Transcript: Dispatcher Aided Kids after Minn. Police Officers, Medic Killed

March 7, 2024
A 911 dispatcher instructed children how to exit a home after a gunman killed two Burnsville police officers and a firefighter/paramedic before killing himself.

A 911 transcript released Wednesday offers the most detailed account yet of what the children inside a Burnsville home were going through in the moments after a gunman killed two police officers and a firefighter/paramedic before taking his own life.

The transcript released by the city of Burnsville begins with one of the children telling a dispatcher that "There was a big shootout here and my dad's down. ... He shot himself in the head" and continued with the children being given clear instruction on how to exit the home before their eventual entry into two armored police vehicles, where a medic checked their vital signs.

Shannon Cortez Gooden shot Burnsville officers Paul Elmstrand and Matthew Ruge, both 27, and firefighter-paramedic Adam Finseth, 40, during an hourslong overnight standoff on Feb. 18 at the gunman's home in the 12600 block of S. 33rd Avenue. Gooden, 38, later fatally shot himself while still in the house.


The children in the home ranged in age from 2 to 15, according to the state Bureau of Criminal Apprehension. The agency said the children got out of the home unharmed, however, the transcript revealed that one of them was cut by flying glass after Gooden shot out a window.

The standoff began shortly after a call to dispatch about 1:50 a.m. on a report of an alleged sexual assault. Gunfire that killed Elmstrand, Ruge and Finseth erupted about 5:30 a.m.

It was about 6:55 a.m. when one of the children connected with dispatch and said Gooden had killed himself.

The transcript includes the back-and-forth among a dispatcher, an officer, a medic and one of the children:

"There was a big shootout here and um, my dad's down," the child on the call said, adding, "And my mom left and my dad is down. And it's just ... me and my siblings here."

The child relayed that Gooden was shot in the leg during the initial gunfire, then he shot himself in the head.

The dispatcher then turned the conversation to counseling the child on how to go about getting out of the home, saying, "OK, exit through the front door."

The child on the phone apparently turned her attention to the others and said, "Be sure you all get dressed. We need to go outside."

Dispatch was told there were seven children in the home and one of them was cut on the arm.

The dispatcher said, "and when you guys are walking out the front door, the police officers are going to be telling you what to do. ... I want you to listen to the officers ... and do exactly as they say. ... I will stay on the line with you, OK? Let me know when you are walking out."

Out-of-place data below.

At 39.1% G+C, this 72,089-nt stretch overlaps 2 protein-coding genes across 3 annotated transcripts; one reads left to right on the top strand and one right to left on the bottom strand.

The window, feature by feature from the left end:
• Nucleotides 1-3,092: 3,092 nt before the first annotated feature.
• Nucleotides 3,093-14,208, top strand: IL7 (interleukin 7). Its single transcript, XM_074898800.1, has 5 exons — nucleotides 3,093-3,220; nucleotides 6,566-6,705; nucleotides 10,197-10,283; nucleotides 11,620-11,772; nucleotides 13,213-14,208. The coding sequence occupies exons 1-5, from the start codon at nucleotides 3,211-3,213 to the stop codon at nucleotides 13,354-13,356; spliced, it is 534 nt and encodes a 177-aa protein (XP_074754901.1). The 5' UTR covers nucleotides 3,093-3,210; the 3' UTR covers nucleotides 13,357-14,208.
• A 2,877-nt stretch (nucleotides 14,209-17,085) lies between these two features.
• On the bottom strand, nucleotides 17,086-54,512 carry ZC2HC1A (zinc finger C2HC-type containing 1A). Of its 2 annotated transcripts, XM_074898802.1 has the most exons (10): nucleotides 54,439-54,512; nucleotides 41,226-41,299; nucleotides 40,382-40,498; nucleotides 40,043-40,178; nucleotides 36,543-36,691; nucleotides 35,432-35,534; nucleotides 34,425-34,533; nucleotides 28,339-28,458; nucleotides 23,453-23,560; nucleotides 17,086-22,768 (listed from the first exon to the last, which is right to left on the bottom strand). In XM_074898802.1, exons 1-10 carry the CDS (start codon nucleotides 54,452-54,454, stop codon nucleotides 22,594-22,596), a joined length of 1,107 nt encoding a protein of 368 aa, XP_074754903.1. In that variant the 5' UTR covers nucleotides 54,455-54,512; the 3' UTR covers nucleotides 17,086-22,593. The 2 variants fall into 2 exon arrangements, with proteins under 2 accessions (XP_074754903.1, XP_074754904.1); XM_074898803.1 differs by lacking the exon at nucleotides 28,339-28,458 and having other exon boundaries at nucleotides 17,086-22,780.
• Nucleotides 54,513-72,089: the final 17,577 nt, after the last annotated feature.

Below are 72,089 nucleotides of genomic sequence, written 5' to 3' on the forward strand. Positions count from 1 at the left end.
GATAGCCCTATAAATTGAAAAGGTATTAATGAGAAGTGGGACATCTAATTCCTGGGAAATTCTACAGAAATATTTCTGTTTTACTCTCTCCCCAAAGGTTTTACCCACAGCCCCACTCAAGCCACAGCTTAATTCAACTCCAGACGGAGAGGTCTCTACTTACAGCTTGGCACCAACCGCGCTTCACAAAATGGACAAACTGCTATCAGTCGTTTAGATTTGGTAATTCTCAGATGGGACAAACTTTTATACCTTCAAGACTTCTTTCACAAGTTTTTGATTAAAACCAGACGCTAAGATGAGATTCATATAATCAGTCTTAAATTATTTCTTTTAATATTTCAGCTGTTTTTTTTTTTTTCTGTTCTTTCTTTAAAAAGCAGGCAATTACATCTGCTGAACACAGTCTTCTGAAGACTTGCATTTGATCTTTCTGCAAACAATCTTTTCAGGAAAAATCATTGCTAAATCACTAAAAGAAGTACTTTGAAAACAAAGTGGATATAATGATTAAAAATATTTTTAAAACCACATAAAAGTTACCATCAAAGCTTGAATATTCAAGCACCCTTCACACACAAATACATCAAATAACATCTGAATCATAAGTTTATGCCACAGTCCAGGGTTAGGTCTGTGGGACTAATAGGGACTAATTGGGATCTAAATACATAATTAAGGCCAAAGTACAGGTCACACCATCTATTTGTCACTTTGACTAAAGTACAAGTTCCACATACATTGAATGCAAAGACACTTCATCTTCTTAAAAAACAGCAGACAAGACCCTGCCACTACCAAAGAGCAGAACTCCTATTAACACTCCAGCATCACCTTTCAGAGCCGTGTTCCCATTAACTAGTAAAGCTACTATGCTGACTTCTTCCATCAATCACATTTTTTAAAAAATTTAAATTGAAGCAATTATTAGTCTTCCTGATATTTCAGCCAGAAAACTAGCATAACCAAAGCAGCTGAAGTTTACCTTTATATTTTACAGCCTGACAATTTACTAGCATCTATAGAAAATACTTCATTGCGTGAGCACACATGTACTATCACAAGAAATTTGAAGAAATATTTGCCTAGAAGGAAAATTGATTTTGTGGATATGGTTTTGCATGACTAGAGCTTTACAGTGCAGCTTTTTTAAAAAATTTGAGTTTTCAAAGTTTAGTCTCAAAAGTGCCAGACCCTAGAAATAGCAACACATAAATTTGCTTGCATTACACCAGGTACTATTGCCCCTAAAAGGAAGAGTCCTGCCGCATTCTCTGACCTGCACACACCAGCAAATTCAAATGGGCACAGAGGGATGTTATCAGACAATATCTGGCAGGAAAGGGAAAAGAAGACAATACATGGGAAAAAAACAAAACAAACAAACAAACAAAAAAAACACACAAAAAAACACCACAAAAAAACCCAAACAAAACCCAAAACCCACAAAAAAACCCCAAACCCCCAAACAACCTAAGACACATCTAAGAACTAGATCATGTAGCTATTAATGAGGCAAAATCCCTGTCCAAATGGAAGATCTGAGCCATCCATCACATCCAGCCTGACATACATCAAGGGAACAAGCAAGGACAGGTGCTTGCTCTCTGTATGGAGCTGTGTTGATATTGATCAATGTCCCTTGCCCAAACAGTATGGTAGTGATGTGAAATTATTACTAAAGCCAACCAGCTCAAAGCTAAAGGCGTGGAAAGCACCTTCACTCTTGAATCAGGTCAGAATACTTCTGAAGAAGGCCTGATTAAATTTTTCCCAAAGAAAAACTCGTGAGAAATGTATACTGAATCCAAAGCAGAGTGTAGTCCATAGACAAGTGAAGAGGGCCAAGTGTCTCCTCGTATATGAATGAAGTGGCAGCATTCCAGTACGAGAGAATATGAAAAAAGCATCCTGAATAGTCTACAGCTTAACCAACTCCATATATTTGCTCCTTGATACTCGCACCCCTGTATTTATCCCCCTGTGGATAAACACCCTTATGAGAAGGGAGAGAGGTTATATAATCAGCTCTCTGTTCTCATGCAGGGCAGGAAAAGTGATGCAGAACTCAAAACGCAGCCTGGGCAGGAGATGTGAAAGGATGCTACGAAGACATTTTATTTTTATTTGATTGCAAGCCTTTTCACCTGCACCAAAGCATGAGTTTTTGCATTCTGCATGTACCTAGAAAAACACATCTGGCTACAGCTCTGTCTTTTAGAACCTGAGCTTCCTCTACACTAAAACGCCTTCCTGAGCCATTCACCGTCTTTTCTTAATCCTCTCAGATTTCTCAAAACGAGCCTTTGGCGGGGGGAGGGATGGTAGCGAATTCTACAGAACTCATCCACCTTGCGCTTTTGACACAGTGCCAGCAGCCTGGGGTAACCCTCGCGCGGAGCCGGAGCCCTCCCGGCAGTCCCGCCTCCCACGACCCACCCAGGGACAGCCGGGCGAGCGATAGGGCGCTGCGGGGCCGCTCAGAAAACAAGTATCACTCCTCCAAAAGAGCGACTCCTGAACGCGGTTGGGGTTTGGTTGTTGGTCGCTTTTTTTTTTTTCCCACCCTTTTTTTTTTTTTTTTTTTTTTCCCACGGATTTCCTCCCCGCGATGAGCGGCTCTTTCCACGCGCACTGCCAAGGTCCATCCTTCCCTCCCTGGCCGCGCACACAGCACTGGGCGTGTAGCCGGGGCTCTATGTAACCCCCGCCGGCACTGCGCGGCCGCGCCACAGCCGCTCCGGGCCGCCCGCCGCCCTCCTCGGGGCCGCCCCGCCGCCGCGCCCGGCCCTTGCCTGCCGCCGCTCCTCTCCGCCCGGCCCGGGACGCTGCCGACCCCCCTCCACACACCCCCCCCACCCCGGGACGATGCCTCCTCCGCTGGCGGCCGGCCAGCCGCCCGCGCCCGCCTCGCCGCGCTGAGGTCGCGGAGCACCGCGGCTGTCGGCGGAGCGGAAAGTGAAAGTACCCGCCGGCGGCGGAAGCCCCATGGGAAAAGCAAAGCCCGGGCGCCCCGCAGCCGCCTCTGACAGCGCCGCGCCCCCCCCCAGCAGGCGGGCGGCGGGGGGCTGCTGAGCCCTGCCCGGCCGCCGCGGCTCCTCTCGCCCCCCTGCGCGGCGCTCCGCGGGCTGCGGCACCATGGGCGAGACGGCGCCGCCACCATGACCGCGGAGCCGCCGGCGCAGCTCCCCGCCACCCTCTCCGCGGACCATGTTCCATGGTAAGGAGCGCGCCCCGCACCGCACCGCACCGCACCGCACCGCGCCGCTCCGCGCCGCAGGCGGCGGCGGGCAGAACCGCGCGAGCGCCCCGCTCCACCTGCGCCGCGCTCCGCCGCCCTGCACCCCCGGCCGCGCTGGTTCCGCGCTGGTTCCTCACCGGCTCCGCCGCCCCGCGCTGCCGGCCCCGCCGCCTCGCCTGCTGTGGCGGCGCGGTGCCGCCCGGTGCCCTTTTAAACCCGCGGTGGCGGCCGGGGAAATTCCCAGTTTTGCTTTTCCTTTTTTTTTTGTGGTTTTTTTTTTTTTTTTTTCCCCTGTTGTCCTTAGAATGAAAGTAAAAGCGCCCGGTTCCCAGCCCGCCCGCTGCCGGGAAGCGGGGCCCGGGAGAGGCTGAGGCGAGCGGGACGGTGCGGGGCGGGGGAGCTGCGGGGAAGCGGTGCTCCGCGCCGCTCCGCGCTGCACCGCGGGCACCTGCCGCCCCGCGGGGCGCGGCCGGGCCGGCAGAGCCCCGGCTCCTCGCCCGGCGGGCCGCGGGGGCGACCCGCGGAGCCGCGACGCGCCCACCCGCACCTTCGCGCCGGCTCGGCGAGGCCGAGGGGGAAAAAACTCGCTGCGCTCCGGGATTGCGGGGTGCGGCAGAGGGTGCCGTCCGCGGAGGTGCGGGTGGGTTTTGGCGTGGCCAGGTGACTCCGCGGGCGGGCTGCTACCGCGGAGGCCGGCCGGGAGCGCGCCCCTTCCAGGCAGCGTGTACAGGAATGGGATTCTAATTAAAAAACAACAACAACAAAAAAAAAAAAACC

After a moment or two, the dispatcher said the officers are "going to be calling you to them. I want you to listen to what they're saying and do what they tell you guys, OK?"

The dispatcher explained that the officers are "going to put you into cars right away that are really warm as well, OK?" The dispatcher asked about the cut on one child's arm and was told "it was bleeding a little, but it stopped."

As the children come out, an officer counted until he said, "seven, keep coming."

The transcript shifted to an officer speaking with one of the children to confirm that only a mortally wounded Gooden was in the home.

Soon afterward, all seven were in one armored vehicle and driven to where medics were stationed.

An officer addressed all seven, saying, "We'll just take care of that arm" before explaining they will be checked out medically.

While one child's oxygen level was being measured, the youngster said, "I thought that was like a game." An officer replied, "It kind of looks like a game, see."

During another check of one child's vital sign, a medic said, "There's a little red button, isn't there? ... You're doing a great job."

A medic shifted the conversation away from the moment and asked one child, "Do you go to school?" and followed with asking whether anyone was hungry and wanted water.

"We have [unintelligible] bars," the medic offered. "They don't sound or taste the best, but if you're hungry, I can grab one for you."

The dispatcher came back on at the end of the call to check on the children, the officers and the medics, ensuring that they were OK.

"Yes, I am," one medic replied. "Yeah, everything is OK."


©2024 StarTribune.


Distributed by Tribune Content Agency, LLC.

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